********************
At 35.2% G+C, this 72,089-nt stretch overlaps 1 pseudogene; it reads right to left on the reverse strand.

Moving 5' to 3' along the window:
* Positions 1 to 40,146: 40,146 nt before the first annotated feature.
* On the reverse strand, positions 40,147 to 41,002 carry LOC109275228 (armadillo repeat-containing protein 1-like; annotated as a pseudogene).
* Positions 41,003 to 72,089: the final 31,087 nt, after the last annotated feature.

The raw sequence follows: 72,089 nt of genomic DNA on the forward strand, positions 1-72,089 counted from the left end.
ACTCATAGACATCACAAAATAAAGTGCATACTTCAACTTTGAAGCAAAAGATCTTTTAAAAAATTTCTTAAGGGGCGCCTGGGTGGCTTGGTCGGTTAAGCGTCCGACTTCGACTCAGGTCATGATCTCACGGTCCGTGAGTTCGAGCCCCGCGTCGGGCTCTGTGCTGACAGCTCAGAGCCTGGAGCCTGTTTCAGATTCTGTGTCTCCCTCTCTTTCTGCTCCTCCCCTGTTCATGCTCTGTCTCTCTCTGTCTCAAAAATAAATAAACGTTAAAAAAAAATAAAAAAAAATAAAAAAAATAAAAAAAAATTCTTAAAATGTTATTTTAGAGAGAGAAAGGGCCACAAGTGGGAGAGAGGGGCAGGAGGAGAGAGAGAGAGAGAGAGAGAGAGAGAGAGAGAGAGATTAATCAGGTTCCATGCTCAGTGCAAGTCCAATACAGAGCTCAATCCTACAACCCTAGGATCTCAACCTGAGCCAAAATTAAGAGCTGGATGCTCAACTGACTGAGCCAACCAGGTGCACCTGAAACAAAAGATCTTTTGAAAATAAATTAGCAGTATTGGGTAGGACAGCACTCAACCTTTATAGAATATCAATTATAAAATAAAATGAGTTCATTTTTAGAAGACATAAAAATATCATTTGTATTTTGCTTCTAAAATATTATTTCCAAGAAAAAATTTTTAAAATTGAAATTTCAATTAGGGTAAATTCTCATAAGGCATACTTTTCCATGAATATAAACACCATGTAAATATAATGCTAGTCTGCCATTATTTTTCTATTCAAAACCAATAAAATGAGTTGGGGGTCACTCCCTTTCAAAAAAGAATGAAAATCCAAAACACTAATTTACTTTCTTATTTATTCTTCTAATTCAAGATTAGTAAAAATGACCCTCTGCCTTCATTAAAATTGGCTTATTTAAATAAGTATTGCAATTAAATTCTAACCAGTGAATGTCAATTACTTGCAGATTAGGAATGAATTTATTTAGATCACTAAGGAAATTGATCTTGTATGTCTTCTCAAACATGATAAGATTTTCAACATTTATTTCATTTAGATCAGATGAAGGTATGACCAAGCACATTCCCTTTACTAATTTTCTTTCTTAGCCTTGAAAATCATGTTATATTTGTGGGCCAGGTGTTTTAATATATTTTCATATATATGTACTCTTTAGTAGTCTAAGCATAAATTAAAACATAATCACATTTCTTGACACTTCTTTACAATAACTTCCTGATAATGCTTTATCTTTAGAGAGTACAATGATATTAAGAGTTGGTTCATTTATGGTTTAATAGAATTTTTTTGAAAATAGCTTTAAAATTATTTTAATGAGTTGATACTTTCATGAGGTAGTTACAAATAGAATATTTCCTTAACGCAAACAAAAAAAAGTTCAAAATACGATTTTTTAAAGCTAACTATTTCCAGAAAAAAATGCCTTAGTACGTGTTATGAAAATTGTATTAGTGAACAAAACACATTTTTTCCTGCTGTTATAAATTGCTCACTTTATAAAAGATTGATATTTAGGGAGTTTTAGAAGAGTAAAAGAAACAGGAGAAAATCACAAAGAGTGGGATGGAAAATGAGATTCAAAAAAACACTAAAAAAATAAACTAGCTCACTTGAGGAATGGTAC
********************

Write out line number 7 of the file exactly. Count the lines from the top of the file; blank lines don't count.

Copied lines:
ACTCATAGACATCACAAAATAAAGTGCATACTTCAACTTTGAAGCAAAAGATCTTTTAAAAAATTTCTTAAGGGGCGCCTGGGTGGCTTGGTCGGTTAAGCGTCCGACTTCGACTCAGGTCATGATCTCACGGTCCGTGAGTTCGAGCCCCGCGTCGGGCTCTGTGCTGACAGCTCAGAGCCTGGAGCCTGTTTCAGATTCTGTGTCTCCCTCTCTTTCTGCTCCTCCCCTGTTCATGCTCTGTCTCTCTCTGTCTCAAAAATAAATAAACGTTAAAAAAAAATAAAAAAAAATAAAAAAAATAAAAAAAAATTCTTAAAATGTTATTTTAGAGAGAGAAAGGGCCACAAGTGGGAGAGAGGGGCAGGAGGAGAGAGAGAGAGAGAGAGAGAGAGAGAGAGAGAGAGATTAATCAGGTTCCATGCTCAGTGCAAGTCCAATACAGAGCTCAATCCTACAACCCTAGGATCTCAACCTGAGCCAAAATTAAGAGCTGGATGCTCAACTGACTGAGCCAACCAGGTGCACCTGAAACAAAAGATCTTTTGAAAATAAATTAGCAGTATTGGGTAGGACAGCACTCAACCTTTATAGAATATCAATTATAAAATAAAATGAGTTCATTTTTAGAAGACATAAAAATATCATTTGTATTTTGCTTCTAAAATATTATTTCCAAGAAAAAATTTTTAAAATTGAAATTTCAATTAGGGTAAATTCTCATAAGGCATACTTTTCCATGAATATAAACACCATGTAAATATAATGCTAGTCTGCCATTATTTTTCTATTCAAAACCAATAAAATGAGTTGGGGGTCACTCCCTTTCAAAAAAGAATGAAAATCCAAAACACTAATTTACTTTCTTATTTATTCTTCTAATTCAAGATTAGTAAAAATGACCCTCTGCCTTCATTAAAATTGGCTTATTTAAATAAGTATTGCAATTAAATTCTAACCAGTGAATGTCAATTACTTGCAGATTAGGAATGAATTTATTTAGATCACTAAGGAAATTGATCTTGTATGTCTTCTCAAACATGATAAGATTTTCAACATTTATTTCATTTAGATCAGATGAAGGTATGACCAAGCACATTCCCTTTACTAATTTTCTTTCTTAGCCTTGAAAATCATGTTATATTTGTGGGCCAGGTGTTTTAATATATTTTCATATATATGTACTCTTTAGTAGTCTAAGCATAAATTAAAACATAATCACATTTCTTGACACTTCTTTACAATAACTTCCTGATAATGCTTTATCTTTAGAGAGTACAATGATATTAAGAGTTGGTTCATTTATGGTTTAATAGAATTTTTTTGAAAATAGCTTTAAAATTATTTTAATGAGTTGATACTTTCATGAGGTAGTTACAAATAGAATATTTCCTTAACGCAAACAAAAAAAAGTTCAAAATACGATTTTTTAAAGCTAACTATTTCCAGAAAAAAATGCCTTAGTACGTGTTATGAAAATTGTATTAGTGAACAAAACACATTTTTTCCTGCTGTTATAAATTGCTCACTTTATAAAAGATTGATATTTAGGGAGTTTTAGAAGAGTAAAAGAAACAGGAGAAAATCACAAAGAGTGGGATGGAAAATGAGATTCAAAAAAACACTAAAAAAATAAACTAGCTCACTTGAGGAATGGTAC